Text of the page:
This one got a solid three minutes. Again, no real aroma. The flavour is a bit more on the toasty side and less vegetal, but still rather weak. I’m pretty sure age and storage are huge factors here.
I’d like to try this one again, freshly purchased. I think there’s potential! It just wasn’t very strong. I think I have enough of this left to give it one more shot, and there might be a bit more leaf left than I used today, so here’s hoping that decreasing the amount of water + more leaf might bring out a bit more flavour. Current rating is based on a bit of speculation that this tea will be stronger when fresh :)
Ok, I’m only trying this one because of my curiousity about 52teas’ blends and the generosity of Azzrian! It’s not something I would typically pick out myself…
The dry tea looks so much like coffee! I suppose that’s because it’s CTC, but it’s really odd. And consequently, requires a filter with teensy weensy holes, or alternately, a disposable filterbag, which is what I went with. There isn’t toooooo much smell to the dry tea. It smells kind of like a… black tea. And perhaps has picked up the slightest hint of Mayan Chocolate Chai in its aroma. Highly doubt it will be present in the tea though.
I’m really hoping I didn’t oversteep this one… used a level teaspoon’s worth in a regular mug, and 95C water for just over 3 minutes… and it smelled POTENT. The aroma actually reminds me strongly of Red Rose, an association I’m only making because of recently having drank some Red Rose. Had I not, I probably would have recognized it as a familiar smell and been frustrated at not being able to place it!
The flavour is definitely not as strong as I anticipated. It really just tastes like a “standard black tea”, which I would use to describe any black tea I had prior to 2012. There is some astringency, and a hint of bitterness – I probably could have used a bit less tea and dropped the infusion time to 2:30 and been a touch happier, but it’s not bad. I am not really caring for this one plain though, it’s just too boring-black-tea-like. It really does taste like a bagged tea. So, I’m sure it will be great once I add some milk and sugar, and I’ll be able to finish it off that way, but not a tea I’d purchase myself!
Continuing my flavoured black tea exploration this morning!
I picked a sample of this one up a while back but just haven’t gotten around to trying it yet, primarily because it’s a black tea. Really, I should have taken it to work, because that’s where I’m looking for caffeine, but for whatever reason I didn’t. Anyways!
The smell of the dry tea is pure peachy goodness. Reminds me quite a bit of Long Life Oolong (no surprise). I suspect that I would only ever need/want one peach tea in my cupboard at a time though. I think I’m going off fruit teas a bit, and being more intrigued by other flavours and straight teas. I’m sure this will turn around eventually though!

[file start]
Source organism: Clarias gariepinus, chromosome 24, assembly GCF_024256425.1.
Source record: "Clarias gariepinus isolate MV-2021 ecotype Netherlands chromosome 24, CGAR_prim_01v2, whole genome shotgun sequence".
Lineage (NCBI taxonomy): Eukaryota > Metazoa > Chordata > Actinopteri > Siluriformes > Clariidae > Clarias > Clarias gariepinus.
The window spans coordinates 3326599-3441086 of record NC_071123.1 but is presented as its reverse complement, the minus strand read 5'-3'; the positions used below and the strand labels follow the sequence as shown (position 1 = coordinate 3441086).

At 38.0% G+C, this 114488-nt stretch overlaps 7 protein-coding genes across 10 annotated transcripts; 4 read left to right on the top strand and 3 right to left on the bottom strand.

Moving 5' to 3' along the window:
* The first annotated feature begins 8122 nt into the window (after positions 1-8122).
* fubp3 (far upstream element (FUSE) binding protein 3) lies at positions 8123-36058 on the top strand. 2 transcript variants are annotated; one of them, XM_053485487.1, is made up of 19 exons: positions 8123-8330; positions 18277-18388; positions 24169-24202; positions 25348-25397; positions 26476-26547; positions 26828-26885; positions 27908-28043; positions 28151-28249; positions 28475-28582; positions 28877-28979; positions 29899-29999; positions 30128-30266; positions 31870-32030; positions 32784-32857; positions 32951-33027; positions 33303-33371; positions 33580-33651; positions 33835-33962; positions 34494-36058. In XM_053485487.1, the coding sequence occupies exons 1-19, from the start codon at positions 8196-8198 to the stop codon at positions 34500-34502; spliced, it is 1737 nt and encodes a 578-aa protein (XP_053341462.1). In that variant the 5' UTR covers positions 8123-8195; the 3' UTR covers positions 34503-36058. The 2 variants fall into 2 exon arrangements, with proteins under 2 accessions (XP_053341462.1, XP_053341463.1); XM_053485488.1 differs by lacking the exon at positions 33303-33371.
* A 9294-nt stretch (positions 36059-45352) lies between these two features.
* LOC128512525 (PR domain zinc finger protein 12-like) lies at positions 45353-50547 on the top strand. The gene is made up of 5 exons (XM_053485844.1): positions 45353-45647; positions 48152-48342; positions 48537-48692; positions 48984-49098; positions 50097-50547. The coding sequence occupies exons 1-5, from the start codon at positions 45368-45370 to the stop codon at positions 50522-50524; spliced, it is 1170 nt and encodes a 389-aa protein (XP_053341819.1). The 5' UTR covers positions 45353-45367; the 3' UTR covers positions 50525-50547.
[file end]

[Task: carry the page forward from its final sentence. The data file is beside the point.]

Er… I think I’ve let this one cool a bit too much. It looks like there are yogurt floaties in the cup XD Ah well, too lazy to go down and re-heat, so I’ll just try it! Can’t be worse than rooibos floaties (ick!)
Yum!! It tastes VERY peachy. Granted, I made sure that there was a lot, probably a disproportionate amount, of peach chunks in my brewing basket, but it definitely achieved the desired result of MEGAPEACH! With definite yummy creaminess. I really can’t taste the black tea at all, but given that this doesn’t taste like peach juice, I’m sure it’s lurking in the background giving this tea a fuller body than just peaches. Might also be that my mouth is still accustomed to the stronger tea flavours from the previous teas I drank, and so it’s not picking up the subtler taste here.
Ok, drinking more of it I can taste a malty sort of background which would be the black tea. Also – yogurt floaties not an issue at all. They may look a tad odd, but I can’t even tell that they’re in there, so they’re probably re-dissolving in my mouth or something.
I actually am really liking this tea! It’s better than Long Life Oolong (although that tea hasn’t been given a fair shot yet), and as Uniquity says in her review, it does taste like a peach Campino! Maybe a touch less sweet, but that could be remedied with a bit of sugar. Now I’m craving Campinos…. are they still around?!
ETA: Second infusion surprisingly good! Enough that I may try a third (although I’m getting a bit tired of black tea by now… go figure!)
This tea is from my sister’s cupboard – she’s only a fan of rather flavourful/sweet teas, and this one didn’t fit the bill. She had been given a whole box (100g) of it, so when I visited at Christmas, it came home with me! My first attempt at this tea back on my birthday in January wasn’t bad, but since then I have learned quite a bit about tea and steeping times, etc., so I’m thinking this cup will be better! I also feel like I should note that the box for this tea is covered in greek writing – I don’t know if this is a greek company, but the tea was possibly purchased in Greece :)
The instructions for brewing call for one level teaspoon per 2 cup pot, steeped with boiling water. I was just using a mug, so went with a generous half teaspoon and boiling water.
The dry tea looks like a typical black loose leaf tea, with a couple small caramel-coloured chocolate chips. I made sure to get one into my tea ball, but am skeptical that I’ll have enough for one per cup by the end of this bag! It smells a bit chocolatey, but isn’t particularly aromatic. I tend to find that with flavoured blacks and many straight teas, so am not too concerned. Steeped, the smell is of chocolate and caramel… yum!
Ok – this is definitely better than I remember! I can taste a mild black base, mixed with creamy and vanilla-y flavours with a hint of chocolate. There’s no astringency at all, which is lovely. I am getting a bit of a strange taste at the end of the sip, after the delicious flavours have faded. Can’t really place it though. A part of me wants to say cardboard, but that would be very harsh, as that’s not really it. Maybe… it’s a bit woody?
I think I’d try this one again at 1 tsp/cup just to see if I can strengthen it a bit. It’s not really all that weak, but I would like to give it a shot stronger, and given that there was absolutely no bitterness or astringency, I figure I have a bit of room to play around! Overall a pretty tasty straight chocolate tea! I’m impressed :)
ETA: Second infusion is a bit weak, but still pretty tasty! A bit caramelly sweet and smooth. Worth it, IMO.